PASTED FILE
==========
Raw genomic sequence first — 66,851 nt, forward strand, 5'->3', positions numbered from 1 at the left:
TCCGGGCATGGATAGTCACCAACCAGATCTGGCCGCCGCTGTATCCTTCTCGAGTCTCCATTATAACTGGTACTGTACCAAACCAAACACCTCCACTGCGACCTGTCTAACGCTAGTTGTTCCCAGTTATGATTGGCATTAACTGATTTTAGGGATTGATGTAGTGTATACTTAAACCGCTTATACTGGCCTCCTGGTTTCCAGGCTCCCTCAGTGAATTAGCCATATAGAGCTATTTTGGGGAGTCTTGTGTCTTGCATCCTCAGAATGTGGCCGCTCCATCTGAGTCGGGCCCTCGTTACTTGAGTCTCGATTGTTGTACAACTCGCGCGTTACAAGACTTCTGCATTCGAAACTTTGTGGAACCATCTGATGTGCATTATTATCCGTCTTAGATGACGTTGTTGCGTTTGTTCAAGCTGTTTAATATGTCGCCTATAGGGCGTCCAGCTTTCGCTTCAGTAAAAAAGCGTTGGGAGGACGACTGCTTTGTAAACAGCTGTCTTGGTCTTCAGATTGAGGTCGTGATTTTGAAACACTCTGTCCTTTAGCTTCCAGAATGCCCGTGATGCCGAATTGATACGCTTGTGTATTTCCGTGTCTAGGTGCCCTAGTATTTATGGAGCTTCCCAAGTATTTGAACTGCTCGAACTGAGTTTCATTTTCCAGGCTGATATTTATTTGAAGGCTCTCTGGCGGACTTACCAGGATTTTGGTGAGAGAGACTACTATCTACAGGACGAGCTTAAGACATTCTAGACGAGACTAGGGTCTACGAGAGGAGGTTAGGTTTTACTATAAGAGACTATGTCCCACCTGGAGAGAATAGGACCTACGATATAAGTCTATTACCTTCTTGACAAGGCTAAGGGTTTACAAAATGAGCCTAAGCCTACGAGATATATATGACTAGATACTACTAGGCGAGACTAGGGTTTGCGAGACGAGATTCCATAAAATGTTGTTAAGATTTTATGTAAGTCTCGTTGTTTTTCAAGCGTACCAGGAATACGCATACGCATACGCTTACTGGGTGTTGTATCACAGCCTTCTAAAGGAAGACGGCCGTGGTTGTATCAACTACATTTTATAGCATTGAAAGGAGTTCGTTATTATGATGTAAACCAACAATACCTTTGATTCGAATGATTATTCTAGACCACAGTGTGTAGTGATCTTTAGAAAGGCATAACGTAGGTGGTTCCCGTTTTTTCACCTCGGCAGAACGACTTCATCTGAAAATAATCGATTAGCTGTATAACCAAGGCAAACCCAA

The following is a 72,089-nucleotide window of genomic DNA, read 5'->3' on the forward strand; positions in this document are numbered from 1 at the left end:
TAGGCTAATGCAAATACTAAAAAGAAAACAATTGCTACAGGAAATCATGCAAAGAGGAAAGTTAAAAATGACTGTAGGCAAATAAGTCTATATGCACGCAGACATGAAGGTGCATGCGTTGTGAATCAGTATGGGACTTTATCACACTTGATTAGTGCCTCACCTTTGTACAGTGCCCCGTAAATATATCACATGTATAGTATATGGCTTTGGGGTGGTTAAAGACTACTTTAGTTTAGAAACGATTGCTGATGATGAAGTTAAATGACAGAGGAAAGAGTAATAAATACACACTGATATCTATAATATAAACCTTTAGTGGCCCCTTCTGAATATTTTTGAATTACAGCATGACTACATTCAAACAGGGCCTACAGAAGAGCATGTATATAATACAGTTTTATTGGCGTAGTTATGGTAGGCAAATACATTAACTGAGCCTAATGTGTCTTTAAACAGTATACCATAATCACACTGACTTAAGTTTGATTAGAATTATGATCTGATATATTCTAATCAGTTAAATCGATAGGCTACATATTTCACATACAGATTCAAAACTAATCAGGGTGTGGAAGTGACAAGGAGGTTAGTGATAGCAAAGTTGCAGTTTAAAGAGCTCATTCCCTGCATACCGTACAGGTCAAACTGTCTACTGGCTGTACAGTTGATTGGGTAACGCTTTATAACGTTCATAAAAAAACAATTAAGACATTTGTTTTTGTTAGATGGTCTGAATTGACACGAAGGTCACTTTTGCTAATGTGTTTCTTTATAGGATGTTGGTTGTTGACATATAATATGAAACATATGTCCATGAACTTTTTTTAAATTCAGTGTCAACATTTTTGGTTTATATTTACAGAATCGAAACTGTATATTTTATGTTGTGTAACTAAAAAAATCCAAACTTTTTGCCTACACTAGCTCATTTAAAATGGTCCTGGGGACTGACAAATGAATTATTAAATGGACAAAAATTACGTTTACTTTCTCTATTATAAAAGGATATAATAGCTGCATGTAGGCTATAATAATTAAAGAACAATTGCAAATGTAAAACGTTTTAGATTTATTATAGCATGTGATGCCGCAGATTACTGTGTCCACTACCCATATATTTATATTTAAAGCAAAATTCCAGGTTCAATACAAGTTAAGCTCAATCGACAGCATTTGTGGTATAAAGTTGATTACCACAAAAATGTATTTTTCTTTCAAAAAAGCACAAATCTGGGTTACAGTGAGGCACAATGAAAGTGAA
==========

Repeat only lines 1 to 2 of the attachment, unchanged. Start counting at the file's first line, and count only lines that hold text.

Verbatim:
Raw genomic sequence first — 66,851 nt, forward strand, 5'->3', positions numbered from 1 at the left:
TCCGGGCATGGATAGTCACCAACCAGATCTGGCCGCCGCTGTATCCTTCTCGAGTCTCCATTATAACTGGTACTGTACCAAACCAAACACCTCCACTGCGACCTGTCTAACGCTAGTTGTTCCCAGTTATGATTGGCATTAACTGATTTTAGGGATTGATGTAGTGTATACTTAAACCGCTTATACTGGCCTCCTGGTTTCCAGGCTCCCTCAGTGAATTAGCCATATAGAGCTATTTTGGGGAGTCTTGTGTCTTGCATCCTCAGAATGTGGCCGCTCCATCTGAGTCGGGCCCTCGTTACTTGAGTCTCGATTGTTGTACAACTCGCGCGTTACAAGACTTCTGCATTCGAAACTTTGTGGAACCATCTGATGTGCATTATTATCCGTCTTAGATGACGTTGTTGCGTTTGTTCAAGCTGTTTAATATGTCGCCTATAGGGCGTCCAGCTTTCGCTTCAGTAAAAAAGCGTTGGGAGGACGACTGCTTTGTAAACAGCTGTCTTGGTCTTCAGATTGAGGTCGTGATTTTGAAACACTCTGTCCTTTAGCTTCCAGAATGCCCGTGATGCCGAATTGATACGCTTGTGTATTTCCGTGTCTAGGTGCCCTAGTATTTATGGAGCTTCCCAAGTATTTGAACTGCTCGAACTGAGTTTCATTTTCCAGGCTGATATTTATTTGAAGGCTCTCTGGCGGACTTACCAGGATTTTGGTGAGAGAGACTACTATCTACAGGACGAGCTTAAGACATTCTAGACGAGACTAGGGTCTACGAGAGGAGGTTAGGTTTTACTATAAGAGACTATGTCCCACCTGGAGAGAATAGGACCTACGATATAAGTCTATTACCTTCTTGACAAGGCTAAGGGTTTACAAAATGAGCCTAAGCCTACGAGATATATATGACTAGATACTACTAGGCGAGACTAGGGTTTGCGAGACGAGATTCCATAAAATGTTGTTAAGATTTTATGTAAGTCTCGTTGTTTTTCAAGCGTACCAGGAATACGCATACGCATACGCTTACTGGGTGTTGTATCACAGCCTTCTAAAGGAAGACGGCCGTGGTTGTATCAACTACATTTTATAGCATTGAAAGGAGTTCGTTATTATGATGTAAACCAACAATACCTTTGATTCGAATGATTATTCTAGACCACAGTGTGTAGTGATCTTTAGAAAGGCATAACGTAGGTGGTTCCCGTTTTTTCACCTCGGCAGAACGACTTCATCTGAAAATAATCGATTAGCTGTATAACCAAGGCAAACCCAA